Over the years, one of the most frequent questions I’ve been asked is about the trout in the Smokies. What kind are there? Where did they come from? How big do they get? Why don’t they get bigger? Why don’t they stock fish in the park? The list goes on and on. I thought I’d take this opportunity to satisfy some of the curiosity of enquiring minds.
Trout fishing in the Smokies starts with brook trout. They are the native fish of the Smoky Mountains. The terms native and wild are often confused and misused when referring to fish. To clarify, a wild trout is a trout that is not stocked but was born in the stream. However, it may have been introduced through stocking at one time. All trout in the Smokies are wild – there has been no stocking since the early 1970’s. A native trout is one that has always been there and was not introduced by humans. Brook trout have been in the Smokies since the last ice age!
It used to be that every stream in the Smokies had brook trout and rainbows and brown trout were non-existent. The intense logging of the area, prior to its designation as a national park, sparked that change. In the early 1900’s, logging practices simply weren’t very responsible and they cut any and every tree they could get to. When trees near mountain streams were removed, critical canopy to provide shade on these waters disappeared and water temperatures climbed to levels in the warmer months that made them uninhabitable for coldwater species like brook trout. Many of the brook trout migrated to high elevations for cooler water. The ones that didn’t died.
Over time, logging operations came to a stop – in some places because there was nothing left to cut, and in others because the national park was formed and the land was protected. In the former, many streams were stocked with trout (mainly rainbow) to appease some of the emerging sporting clubs and camps. Brown trout were also introduced in a handful of rivers. Even after the formation of the park, the National Park Service continued to stock these rivers with trout.
By the time the forest regrew to a level of maturity and much needed canopy returned to cool low and mid elevation streams, the rainbows and browns had established a foothold, and the native brook trout could not compete for the limited food source, forcing their relegation to the high country.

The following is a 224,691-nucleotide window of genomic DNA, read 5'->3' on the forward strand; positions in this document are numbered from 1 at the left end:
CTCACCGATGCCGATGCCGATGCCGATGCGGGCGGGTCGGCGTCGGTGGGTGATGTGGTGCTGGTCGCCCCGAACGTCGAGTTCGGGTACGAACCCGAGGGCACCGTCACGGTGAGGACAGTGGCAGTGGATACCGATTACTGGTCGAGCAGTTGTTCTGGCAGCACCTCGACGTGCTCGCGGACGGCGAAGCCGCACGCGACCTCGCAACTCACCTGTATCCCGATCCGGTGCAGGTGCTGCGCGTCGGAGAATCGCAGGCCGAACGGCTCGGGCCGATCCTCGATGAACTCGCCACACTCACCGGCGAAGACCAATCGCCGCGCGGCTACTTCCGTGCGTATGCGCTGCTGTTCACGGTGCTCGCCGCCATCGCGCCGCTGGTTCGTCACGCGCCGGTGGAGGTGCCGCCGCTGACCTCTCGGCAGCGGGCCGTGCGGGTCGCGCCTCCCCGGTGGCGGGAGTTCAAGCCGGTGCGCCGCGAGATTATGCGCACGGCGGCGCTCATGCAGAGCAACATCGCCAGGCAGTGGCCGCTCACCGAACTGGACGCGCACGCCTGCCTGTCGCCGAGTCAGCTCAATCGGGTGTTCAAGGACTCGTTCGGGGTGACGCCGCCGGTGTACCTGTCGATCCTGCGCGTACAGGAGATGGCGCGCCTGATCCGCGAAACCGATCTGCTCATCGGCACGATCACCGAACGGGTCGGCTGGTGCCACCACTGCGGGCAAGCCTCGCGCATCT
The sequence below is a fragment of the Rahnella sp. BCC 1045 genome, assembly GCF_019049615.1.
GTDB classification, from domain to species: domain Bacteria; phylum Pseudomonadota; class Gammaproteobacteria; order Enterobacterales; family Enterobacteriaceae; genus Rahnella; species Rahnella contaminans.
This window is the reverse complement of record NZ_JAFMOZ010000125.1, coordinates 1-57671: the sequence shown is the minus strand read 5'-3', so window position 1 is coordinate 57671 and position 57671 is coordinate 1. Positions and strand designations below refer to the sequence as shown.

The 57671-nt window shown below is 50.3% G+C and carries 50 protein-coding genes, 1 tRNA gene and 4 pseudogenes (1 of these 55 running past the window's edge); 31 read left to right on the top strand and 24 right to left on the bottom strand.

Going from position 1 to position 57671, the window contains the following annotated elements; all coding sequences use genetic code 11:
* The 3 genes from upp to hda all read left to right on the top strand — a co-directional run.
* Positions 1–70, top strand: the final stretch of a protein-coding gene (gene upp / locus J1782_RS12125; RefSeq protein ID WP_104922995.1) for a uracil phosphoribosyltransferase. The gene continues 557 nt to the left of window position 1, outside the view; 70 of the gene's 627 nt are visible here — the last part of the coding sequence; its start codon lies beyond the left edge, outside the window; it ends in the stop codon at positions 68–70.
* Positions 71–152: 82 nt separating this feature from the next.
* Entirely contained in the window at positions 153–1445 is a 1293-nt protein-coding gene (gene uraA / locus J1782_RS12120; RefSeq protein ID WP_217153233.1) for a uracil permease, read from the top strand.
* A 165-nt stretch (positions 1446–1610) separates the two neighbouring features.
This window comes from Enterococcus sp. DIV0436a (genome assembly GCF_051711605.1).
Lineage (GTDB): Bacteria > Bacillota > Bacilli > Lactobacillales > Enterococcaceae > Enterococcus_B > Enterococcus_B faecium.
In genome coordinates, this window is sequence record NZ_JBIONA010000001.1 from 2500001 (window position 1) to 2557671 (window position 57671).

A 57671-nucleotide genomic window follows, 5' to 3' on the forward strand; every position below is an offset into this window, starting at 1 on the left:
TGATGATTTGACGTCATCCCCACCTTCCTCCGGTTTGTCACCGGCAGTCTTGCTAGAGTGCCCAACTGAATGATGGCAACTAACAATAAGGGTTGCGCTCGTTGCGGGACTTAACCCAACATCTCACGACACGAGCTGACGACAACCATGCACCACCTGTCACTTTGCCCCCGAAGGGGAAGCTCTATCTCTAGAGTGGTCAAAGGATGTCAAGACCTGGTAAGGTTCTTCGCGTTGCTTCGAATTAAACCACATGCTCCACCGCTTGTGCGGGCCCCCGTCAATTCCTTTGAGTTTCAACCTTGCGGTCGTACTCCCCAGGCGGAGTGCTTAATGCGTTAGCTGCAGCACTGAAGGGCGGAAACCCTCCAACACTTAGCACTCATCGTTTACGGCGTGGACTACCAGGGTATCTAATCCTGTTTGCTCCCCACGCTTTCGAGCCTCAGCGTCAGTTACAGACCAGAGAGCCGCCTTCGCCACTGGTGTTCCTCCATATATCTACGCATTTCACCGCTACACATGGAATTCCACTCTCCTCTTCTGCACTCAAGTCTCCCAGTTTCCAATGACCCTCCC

This changed again in the early 1970’s when the NPS began using electroshocking techniques to sample streams for data on fish population and size. Prior to that, they had to rely solely on creel surveys – asking fishermen how many they caught and what size. Well, as you hopefully know, just because you’re not catching fish or seeing fish doesn’t mean there are no fish! The electroshocking proved that, and they learned that they were stocking fish on top of fish. The rainbow and brown trout were all reproducing, and had been for some time.
They ceased the stocking of streams at that time and they have been thriving as wild trout fisheries ever since, boasting park-wide populations of anywhere from 2000 to 6000 fish per square mile. The only two things that seem to make that number fluctuate are flood and drought. They have determined that fishermen have absolutely no impact on the fish numbers. In fact, fisheries biologists agree that it could very well be a healthier fishery, at least when it comes to fish size, if more fishermen kept fish to keep the numbers down.
Brook trout and rainbow trout in the park only live about 4-5 years. Brook trout rarely exceed 10” in size and rainbows rarely exceed 15”. There are no regulations, like catch-and-release or slot limits, that can change this. These mountains are some of the oldest in the world and consequently are more acidic. Streams with low ph levels have less aquatic insect life, which is the primary food source for rainbow and brook trout.
So we simply have too many fish for the available food source. Years with heavy flooding or intense drought often kill a generation of fish, reducing the population significantly. In the year or two following such an event, even though the fish population might be decreased by a third, fishermen still catch the same number of fish they always did, but the fish they do catch average 1-2” bigger. More food for fewer fish equals bigger fish.
Brown trout in the Smokies seem to be the exception to all of this. While they are only in a limited number of streams, they can live 15 years and reach lengths of 30”! Biologists believe one of the main reasons for this is their tendency to add bigger fare to their diet. Rainbows and brookies pretty much stay bug eaters in the park. While brown trout also eat bugs, when they reach a size of 8 or 9”, they also begin eating crayfish, mice, leeches, and smaller fish – including smaller trout!
Brown trout like low light, do a lot of their feeding at night, and are just generally reclusive. So they don’t get caught very often. You simply don’t go to the Smokies expecting to catch 20” brown trout on every trip. But in the right rivers, it’s always a possibility. In general, if you catch a trout in the Smokies bigger than 7” you’ve caught a pretty good fish. If your goal is purely to catch big trout, go to a tailwater, the Smokies isn’t for you.
Tailwaters are rivers created by water release from a dam and there are several in East Tennessee. They are stocked regularly by the Tennessee Wildlife Resources Agency. Most of the trout they stock in these rivers are 7” or bigger and grow quickly thanks to the ample food supply found in these fertile waters.
When it comes to fish size, the bottom line is it’s relative to where you are fishing. A 12” native brook trout in the Smokies is a rare thing and surely qualifies as a “trophy.” A 12” stocked rainbow in the Clinch River is a dime a dozen.